The Secret Life of Chocolate. Part 1: Origins.
In the first of a two part chocolate special Dan Saladino explores the origins of cacao, from the bean's journey from central America to Europe and the rise of the chocolate bar. Produced and presented by Dan Saladino.
Cookbooks of 2020
Whether it's a recipe book full of mouthwatering meals, a deep dive into the science of what we eat or a collection of must-try cocktails, books about food and drink have the power to educate, entertain and enthrall - all in the comfort of your own home. And this year, that's been more important than ever! The Food Programme's presenting team - Sheila Dillon, Dan Saladino, Leyla Kazim and Jaega Wise - gather for their annual book summit, sharing their favourite titles of 2020 and hopefully giving some festive gift inspiration along the way... Plus tales from Iceland's 'Jolabokaflod' Christmas book tradition with Christopher Norris, this year's food and drink book sales chart with The Bookseller's Tom Tivnan, and a first book launch for former BBC Food and Farming Award winners, The Seafood Shack... Produced by Lucy Taylor in Bristol.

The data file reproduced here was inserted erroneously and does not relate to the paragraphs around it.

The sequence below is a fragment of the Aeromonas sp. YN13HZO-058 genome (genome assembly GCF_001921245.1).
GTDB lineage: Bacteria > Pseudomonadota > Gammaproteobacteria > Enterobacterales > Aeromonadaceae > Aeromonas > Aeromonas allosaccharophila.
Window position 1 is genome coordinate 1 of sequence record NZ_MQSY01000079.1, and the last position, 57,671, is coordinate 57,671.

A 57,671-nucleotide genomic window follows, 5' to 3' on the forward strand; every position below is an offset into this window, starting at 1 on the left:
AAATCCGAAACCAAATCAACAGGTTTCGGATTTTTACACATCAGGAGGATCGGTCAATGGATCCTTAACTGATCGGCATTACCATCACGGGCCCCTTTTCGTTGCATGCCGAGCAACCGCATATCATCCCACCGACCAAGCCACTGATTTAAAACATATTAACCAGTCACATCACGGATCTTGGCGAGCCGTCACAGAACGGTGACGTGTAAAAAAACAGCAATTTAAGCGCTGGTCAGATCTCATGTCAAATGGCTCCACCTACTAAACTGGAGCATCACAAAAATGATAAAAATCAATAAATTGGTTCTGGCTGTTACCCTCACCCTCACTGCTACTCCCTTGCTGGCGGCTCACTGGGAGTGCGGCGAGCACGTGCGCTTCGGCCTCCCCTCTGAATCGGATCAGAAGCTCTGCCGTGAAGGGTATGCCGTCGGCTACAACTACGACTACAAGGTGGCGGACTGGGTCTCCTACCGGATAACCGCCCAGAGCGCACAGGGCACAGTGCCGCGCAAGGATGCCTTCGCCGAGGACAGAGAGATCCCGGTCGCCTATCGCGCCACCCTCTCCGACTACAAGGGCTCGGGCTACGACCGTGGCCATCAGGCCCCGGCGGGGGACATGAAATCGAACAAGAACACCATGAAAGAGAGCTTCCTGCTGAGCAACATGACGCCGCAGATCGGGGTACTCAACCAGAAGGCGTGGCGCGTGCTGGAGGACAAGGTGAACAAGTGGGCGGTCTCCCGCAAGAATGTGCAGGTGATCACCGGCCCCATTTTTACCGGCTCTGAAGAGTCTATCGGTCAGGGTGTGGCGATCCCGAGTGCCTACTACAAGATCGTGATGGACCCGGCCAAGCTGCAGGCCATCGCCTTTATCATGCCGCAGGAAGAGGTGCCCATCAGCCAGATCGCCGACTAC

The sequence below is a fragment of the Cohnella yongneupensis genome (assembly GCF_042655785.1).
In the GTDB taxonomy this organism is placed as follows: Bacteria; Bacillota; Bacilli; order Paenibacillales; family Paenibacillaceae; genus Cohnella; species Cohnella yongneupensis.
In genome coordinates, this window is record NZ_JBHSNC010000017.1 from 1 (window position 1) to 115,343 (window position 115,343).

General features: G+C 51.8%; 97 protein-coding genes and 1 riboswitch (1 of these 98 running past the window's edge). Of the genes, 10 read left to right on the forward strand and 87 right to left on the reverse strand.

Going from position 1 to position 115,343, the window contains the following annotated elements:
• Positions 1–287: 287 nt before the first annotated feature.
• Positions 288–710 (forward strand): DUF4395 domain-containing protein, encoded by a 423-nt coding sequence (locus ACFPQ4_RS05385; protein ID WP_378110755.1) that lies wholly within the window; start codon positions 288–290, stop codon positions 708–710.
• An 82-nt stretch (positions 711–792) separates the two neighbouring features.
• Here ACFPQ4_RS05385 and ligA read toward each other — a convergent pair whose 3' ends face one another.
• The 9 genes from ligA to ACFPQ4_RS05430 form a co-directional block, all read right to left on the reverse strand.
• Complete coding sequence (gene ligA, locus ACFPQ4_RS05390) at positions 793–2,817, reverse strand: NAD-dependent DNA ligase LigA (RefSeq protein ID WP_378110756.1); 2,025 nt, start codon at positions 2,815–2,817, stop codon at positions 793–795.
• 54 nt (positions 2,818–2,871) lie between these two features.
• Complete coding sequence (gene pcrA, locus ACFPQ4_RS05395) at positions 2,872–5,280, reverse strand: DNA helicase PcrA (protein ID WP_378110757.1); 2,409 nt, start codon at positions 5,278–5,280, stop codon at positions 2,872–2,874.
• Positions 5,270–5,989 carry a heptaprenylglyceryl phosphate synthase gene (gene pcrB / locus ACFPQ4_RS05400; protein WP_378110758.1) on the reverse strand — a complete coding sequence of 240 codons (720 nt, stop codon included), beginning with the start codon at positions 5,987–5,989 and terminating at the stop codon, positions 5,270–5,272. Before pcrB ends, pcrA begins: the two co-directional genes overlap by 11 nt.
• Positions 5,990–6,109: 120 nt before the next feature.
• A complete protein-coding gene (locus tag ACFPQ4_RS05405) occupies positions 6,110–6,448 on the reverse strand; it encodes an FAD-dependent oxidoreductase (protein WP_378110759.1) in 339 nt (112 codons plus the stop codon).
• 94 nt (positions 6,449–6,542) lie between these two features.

What’s the deal with "chlorinated chicken"?